Sunday, October 14, 2012

Wireless Router Book Cover


I've always thought our router was ugly.  It's in a prominent spot in our kitchen, due to the fact that at any given time, we have one or more computer using the wireless connection, and that computer could be upstairs above the garage, upstairs where the bedrooms are, downstairs in the kitchen or den, or outside on the patio or hammock.  And the kitchen was the central location.  So there it sits on our antique side table, looking ugly.



This project is kind of a copycat from a pin I saw on Pinterest (of course).  It turned out to be about the simplest do-it-yourself project I've ever done.  It worked out well because it was a very busy week and weekend, so it took just the right amount of time.

I bought the book at a little antique shop in Friendsville, Maryland on the side of one of the back roads we took on our way to visit my brother in Pittsburgh a few weeks ago, with this project in mind.  It cost about 50 cents.

It broke my heart to cut the thing up.  I hated cutting up a little peice of history like this!  I've saved the pages from it and need to figure out what i'm going to do with them...another project from another day!  Take a look at this old book:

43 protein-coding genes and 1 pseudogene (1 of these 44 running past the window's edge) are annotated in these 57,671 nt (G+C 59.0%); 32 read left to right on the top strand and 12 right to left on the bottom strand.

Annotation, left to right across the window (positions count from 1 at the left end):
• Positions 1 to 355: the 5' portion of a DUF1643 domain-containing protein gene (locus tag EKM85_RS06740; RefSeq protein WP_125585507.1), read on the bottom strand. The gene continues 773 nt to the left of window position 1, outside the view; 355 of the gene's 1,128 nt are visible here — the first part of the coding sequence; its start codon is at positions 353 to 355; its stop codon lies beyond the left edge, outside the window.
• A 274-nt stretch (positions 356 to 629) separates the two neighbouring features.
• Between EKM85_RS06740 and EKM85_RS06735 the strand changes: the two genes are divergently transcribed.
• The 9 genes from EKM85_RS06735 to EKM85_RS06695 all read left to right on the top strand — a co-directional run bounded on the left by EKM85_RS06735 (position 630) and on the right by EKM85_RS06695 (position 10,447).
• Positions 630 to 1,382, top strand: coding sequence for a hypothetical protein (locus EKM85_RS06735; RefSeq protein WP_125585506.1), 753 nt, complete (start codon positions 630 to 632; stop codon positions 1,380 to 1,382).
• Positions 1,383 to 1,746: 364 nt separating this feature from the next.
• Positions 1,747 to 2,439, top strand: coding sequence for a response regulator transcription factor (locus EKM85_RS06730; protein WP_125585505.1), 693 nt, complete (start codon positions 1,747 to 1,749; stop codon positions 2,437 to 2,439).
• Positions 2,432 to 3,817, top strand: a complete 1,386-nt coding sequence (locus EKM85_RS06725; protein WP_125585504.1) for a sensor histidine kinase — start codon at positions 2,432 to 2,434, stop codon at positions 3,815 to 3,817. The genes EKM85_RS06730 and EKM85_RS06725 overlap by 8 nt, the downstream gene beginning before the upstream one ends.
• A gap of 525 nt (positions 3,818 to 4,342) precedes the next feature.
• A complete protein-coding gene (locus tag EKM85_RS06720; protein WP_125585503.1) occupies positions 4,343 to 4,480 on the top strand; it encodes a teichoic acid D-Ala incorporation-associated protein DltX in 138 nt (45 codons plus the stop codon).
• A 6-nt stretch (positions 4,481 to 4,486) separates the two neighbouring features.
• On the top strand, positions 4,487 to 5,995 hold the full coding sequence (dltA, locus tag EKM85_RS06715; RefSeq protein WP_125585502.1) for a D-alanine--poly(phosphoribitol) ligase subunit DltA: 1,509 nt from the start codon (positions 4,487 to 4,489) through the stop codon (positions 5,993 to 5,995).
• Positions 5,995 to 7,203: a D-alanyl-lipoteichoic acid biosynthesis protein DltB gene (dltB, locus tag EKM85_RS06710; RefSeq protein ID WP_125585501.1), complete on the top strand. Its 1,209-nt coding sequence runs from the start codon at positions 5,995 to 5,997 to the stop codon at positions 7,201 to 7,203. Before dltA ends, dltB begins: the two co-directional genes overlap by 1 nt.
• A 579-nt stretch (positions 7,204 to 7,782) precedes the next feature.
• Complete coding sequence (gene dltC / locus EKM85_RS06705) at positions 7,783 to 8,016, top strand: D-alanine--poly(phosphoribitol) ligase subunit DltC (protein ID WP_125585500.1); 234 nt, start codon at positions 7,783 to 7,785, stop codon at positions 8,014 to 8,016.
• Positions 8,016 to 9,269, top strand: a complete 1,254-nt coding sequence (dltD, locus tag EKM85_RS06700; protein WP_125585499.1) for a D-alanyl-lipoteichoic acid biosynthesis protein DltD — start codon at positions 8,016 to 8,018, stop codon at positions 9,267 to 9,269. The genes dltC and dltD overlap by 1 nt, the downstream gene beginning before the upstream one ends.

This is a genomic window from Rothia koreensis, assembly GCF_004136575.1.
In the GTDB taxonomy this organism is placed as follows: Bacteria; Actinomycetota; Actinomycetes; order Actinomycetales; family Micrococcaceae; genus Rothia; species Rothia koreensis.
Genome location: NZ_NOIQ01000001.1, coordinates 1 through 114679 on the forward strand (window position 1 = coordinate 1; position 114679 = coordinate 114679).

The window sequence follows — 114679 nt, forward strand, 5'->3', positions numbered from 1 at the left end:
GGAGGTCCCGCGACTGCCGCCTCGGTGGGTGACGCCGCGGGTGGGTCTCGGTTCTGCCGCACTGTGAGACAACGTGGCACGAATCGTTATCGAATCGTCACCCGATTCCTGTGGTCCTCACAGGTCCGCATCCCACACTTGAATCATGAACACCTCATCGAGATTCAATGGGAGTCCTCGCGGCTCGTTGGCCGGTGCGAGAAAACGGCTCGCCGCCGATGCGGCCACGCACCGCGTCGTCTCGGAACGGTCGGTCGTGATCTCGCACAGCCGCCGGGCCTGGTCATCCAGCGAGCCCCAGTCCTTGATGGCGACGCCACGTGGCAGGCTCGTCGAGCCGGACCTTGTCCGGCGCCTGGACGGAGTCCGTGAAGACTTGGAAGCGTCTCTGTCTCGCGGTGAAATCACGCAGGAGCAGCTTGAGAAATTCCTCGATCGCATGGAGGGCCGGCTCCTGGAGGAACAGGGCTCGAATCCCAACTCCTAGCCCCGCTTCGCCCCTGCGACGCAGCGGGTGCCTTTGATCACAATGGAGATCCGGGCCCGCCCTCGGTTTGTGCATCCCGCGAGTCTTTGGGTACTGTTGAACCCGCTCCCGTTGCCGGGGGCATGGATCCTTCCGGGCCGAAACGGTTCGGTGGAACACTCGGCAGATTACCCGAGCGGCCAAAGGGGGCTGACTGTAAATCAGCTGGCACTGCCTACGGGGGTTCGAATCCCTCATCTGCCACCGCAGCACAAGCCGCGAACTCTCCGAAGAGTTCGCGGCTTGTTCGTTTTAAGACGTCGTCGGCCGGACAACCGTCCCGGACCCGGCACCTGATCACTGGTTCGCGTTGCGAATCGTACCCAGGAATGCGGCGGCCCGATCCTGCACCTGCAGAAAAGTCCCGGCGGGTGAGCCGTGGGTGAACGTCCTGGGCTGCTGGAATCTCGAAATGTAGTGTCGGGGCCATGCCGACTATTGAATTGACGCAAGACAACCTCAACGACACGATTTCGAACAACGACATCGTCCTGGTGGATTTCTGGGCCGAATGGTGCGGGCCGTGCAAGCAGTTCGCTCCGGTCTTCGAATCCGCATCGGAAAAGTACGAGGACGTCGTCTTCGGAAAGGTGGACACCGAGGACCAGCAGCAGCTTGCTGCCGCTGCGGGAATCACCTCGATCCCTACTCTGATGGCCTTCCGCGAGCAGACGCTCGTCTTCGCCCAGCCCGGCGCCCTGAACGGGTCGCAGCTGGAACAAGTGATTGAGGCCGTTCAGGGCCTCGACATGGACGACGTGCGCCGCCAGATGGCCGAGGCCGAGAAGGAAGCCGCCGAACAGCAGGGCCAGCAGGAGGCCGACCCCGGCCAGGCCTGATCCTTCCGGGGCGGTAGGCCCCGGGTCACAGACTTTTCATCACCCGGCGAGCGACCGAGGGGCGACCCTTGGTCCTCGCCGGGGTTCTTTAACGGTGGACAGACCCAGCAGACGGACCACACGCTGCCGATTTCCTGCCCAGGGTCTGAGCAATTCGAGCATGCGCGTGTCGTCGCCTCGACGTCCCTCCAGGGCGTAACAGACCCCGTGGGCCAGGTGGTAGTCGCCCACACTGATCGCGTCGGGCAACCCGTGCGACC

In case you can't read it, that says "Political Science, Fall 51-52"




So, about to have a panic attack, I photographed the book...and then started cutting it up.  All I needed for this project was:
  • X-acto knife
  • butcher paper
  • scissors
  • tape
I began by bending back the front cover to slice the pages away from it.



And got this:



Next, I bent back the back cover and sliced the pages away from it (a little more carefully than before, since I took out a little bit of the cover when I sliced the front off).





This peice of artwork fell out from between the pages as I
removed them from the cover.  Poor little cow!
The whole book, separated
To protect the insides of the covers and hide the little chunk of the cover/spine I sliced off, I cut a peice of butcher paper just smaller than the inside of the cover and taped it down, making sure it would lie flat when the 'book' was closed.



 Here's the view from inside:



 And here's the finished product in its final resting place!





Now that I think about it, a cookbook of some kind would have made more sense since this is in the kitchen...but perhaps one day it'll be needed in an office or study in a future house and the government textbook will make more sense... :)

Anyway, thanks for reading!


Time:  20 minutes
Cost:  Under $5 (don't remember exactly how much the book cost...but it was pretty cheap!)

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